A Google employee calculated π to a record 31 trillion digits

Google succeeded in a hussar trick: calculated Ludolf’s number (π) to one hundred trillion decimal places and set a new world record. It should be noted that this is not the first time that Google has reached the top of the rankings – in 2019, its employee Emma Haruka Iwao, using Google Compute Engine and Google Cloud, calculated this mathematical constant to the nearest 31 trillion digits.

The record was broken two years later by Swiss researchers from the Center for Data Analysis, Visualization and Simulation (DAViS) at the University of Applied Sciences in Graubuenden. They used a supercomputer to calculate the value of π to 62.8 trillion decimal places.

The record returns to Google

As before, Google used a y-cruncher tool to perform the calculations. The calculation was in progress on 128 virtual processors and 864 GB of RAM. The program ran a total of 157 days, 23 hours, 31 minutes and 7.651 seconds, reading 43.5 PB of data and recording 38.5 PB during the activity.

After completing the calculation, the resulting numbers were verified by another algorithm (specifically, it was used Bailey-Borwein-Plouffe formula). Verification was the most exciting moment of the whole process, because it is uncertain whether the calculation was successful until it was completed. Fortunately, the inspection confirmed the validity of the result.

“This is the second time we have calculated using Google Cloud record number of digits of the mathematical constanttripling the number of digits in just three years. “ Iwao boasted. Interesting fact: the last hundred calculated digits are: 4658718895 1242883556 4671544483 9873493812 1206904813 2656719174 5255431487 2142102057 7077336434 3095295560.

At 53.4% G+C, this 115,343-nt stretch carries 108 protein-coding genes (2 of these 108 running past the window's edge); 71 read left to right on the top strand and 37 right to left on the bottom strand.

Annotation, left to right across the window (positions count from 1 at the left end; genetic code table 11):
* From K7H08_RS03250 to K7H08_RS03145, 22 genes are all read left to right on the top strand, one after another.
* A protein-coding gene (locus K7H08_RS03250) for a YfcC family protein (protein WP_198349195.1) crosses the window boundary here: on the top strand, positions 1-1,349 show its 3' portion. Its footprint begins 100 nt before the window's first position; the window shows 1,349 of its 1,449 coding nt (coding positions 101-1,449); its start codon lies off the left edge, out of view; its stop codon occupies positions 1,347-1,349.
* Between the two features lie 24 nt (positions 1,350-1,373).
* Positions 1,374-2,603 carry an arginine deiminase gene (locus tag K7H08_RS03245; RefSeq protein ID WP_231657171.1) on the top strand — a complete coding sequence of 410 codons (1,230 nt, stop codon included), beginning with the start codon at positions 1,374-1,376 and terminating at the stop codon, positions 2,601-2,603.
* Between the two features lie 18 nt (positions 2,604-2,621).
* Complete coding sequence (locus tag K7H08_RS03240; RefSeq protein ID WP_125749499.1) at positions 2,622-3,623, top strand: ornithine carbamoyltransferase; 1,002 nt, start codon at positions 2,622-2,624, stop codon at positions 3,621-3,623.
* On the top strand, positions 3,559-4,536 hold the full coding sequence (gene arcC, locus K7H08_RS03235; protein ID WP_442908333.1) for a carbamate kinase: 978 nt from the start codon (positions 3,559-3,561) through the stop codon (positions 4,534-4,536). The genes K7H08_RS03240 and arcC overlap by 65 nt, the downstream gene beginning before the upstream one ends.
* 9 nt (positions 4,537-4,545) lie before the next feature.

π to 100 trillion decimal places

Emma Haruka Iwao said the developers used Terraform to create and manage the cluster. They also created a program that runs a y-cruncher with various parameters and automates much of the measurement. After all these adjustments, the program was running approximately twice as fast.

Wondering what it’s like to compete in calculating a mathematical constant to as many decimal places as possible? According to Iwao, these calculations can be used as a benchmark for mapping the progress of computing power over time. “Records are from being overcome.” stated on the blog. In this particular case, it also demonstrates the capabilities of Google’s cloud infrastructure and the reliability it provides.

“You may not need to calculate the trillions of decimal places in π, but this massive calculation shows how the flexible Google Cloud infrastructure allows teams around the world to push the boundaries of scientific experiments.” says Iwao. “It’s also a testament to the reliability of our products – the program has been running for more than five months without downtime and has handled every bit correctly. This calculation has been made possible by the improvement of our infrastructure and products in the last three years. “

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